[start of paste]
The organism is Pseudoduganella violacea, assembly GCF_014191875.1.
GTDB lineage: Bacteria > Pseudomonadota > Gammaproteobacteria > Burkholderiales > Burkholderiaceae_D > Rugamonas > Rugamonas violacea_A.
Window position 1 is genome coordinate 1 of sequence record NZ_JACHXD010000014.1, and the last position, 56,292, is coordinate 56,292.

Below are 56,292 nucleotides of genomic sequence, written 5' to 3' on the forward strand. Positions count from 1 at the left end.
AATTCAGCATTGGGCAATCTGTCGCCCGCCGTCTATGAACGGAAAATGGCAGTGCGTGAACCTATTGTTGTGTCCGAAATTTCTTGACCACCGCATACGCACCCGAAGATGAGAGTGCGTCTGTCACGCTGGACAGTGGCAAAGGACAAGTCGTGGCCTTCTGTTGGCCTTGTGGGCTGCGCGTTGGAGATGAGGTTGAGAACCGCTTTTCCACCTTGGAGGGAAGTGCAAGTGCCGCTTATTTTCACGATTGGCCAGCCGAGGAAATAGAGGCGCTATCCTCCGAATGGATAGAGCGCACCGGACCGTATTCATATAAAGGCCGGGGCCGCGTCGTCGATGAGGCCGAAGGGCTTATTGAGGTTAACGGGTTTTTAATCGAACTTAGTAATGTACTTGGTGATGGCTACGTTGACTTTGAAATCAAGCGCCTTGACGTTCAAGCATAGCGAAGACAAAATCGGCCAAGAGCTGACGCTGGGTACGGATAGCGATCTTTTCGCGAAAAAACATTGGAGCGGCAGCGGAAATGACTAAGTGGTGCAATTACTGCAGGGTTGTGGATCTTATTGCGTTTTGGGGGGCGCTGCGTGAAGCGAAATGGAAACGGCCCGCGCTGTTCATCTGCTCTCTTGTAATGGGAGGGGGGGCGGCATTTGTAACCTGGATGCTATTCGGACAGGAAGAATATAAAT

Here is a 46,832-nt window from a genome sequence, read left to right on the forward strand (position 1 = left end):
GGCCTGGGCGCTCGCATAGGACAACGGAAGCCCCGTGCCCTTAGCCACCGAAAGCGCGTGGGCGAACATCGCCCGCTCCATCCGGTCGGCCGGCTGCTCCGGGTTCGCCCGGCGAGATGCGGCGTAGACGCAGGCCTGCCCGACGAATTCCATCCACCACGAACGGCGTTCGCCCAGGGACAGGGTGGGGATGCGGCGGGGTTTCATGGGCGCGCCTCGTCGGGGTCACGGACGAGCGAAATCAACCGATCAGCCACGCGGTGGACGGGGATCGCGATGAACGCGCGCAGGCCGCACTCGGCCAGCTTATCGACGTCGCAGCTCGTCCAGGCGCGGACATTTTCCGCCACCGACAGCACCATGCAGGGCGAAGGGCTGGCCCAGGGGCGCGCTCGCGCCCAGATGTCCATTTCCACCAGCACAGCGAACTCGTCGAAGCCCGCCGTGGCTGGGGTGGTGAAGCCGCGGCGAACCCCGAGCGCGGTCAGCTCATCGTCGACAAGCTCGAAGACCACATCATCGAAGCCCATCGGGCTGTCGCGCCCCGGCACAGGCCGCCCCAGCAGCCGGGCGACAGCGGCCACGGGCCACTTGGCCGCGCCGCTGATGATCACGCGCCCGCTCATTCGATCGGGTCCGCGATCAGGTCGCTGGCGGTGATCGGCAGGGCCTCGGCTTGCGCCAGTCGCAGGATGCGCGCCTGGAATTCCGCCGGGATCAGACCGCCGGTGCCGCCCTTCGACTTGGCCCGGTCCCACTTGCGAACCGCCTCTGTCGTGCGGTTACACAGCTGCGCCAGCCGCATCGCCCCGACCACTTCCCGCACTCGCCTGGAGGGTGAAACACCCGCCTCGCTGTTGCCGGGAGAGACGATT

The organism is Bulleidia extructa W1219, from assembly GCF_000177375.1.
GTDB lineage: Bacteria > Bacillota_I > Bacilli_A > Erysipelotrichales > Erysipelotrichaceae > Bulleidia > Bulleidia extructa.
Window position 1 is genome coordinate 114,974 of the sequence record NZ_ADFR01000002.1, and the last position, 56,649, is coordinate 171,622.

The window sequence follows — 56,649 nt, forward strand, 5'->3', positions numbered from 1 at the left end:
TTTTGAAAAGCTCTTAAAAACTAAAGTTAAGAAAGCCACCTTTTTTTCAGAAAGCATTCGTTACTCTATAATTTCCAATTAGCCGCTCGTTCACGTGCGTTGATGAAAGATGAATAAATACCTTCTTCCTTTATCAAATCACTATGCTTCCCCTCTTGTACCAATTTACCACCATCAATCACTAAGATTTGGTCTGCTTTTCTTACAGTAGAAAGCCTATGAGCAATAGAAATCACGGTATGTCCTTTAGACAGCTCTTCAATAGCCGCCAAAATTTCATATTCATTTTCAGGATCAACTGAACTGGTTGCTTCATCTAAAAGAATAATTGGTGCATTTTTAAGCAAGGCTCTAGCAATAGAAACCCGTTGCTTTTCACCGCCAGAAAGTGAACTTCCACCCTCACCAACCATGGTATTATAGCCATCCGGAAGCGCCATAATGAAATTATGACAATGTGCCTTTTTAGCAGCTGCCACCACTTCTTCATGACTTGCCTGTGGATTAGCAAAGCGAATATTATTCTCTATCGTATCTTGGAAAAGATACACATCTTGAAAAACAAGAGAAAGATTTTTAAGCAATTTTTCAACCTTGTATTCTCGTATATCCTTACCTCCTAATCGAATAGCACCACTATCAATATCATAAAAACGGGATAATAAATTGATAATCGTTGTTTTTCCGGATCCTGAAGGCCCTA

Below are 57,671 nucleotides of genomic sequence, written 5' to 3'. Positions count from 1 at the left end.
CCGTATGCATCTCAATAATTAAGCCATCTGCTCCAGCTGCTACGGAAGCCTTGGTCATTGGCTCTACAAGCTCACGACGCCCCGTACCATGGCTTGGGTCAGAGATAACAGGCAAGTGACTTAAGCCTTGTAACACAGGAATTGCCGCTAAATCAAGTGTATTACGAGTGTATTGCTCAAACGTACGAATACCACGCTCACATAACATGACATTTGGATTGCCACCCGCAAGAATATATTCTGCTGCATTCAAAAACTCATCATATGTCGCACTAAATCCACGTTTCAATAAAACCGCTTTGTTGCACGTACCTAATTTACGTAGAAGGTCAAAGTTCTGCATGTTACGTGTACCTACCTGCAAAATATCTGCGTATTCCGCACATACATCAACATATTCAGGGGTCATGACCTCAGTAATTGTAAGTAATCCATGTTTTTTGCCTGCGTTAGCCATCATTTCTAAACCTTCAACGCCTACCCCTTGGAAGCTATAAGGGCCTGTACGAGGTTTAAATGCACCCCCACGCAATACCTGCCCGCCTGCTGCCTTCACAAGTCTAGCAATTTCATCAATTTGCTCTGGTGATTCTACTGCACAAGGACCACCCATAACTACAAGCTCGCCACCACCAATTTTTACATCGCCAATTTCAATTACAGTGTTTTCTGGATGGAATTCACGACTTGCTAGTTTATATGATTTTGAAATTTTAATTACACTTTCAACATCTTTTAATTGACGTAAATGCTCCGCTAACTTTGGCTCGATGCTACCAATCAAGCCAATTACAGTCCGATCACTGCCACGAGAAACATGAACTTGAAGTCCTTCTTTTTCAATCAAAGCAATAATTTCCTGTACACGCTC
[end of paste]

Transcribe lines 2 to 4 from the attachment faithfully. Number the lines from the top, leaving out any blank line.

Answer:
GTDB lineage: Bacteria > Pseudomonadota > Gammaproteobacteria > Burkholderiales > Burkholderiaceae_D > Rugamonas > Rugamonas violacea_A.
Window position 1 is genome coordinate 1 of sequence record NZ_JACHXD010000014.1, and the last position, 56,292, is coordinate 56,292.

Below are 56,292 nucleotides of genomic sequence, written 5' to 3' on the forward strand. Positions count from 1 at the left end.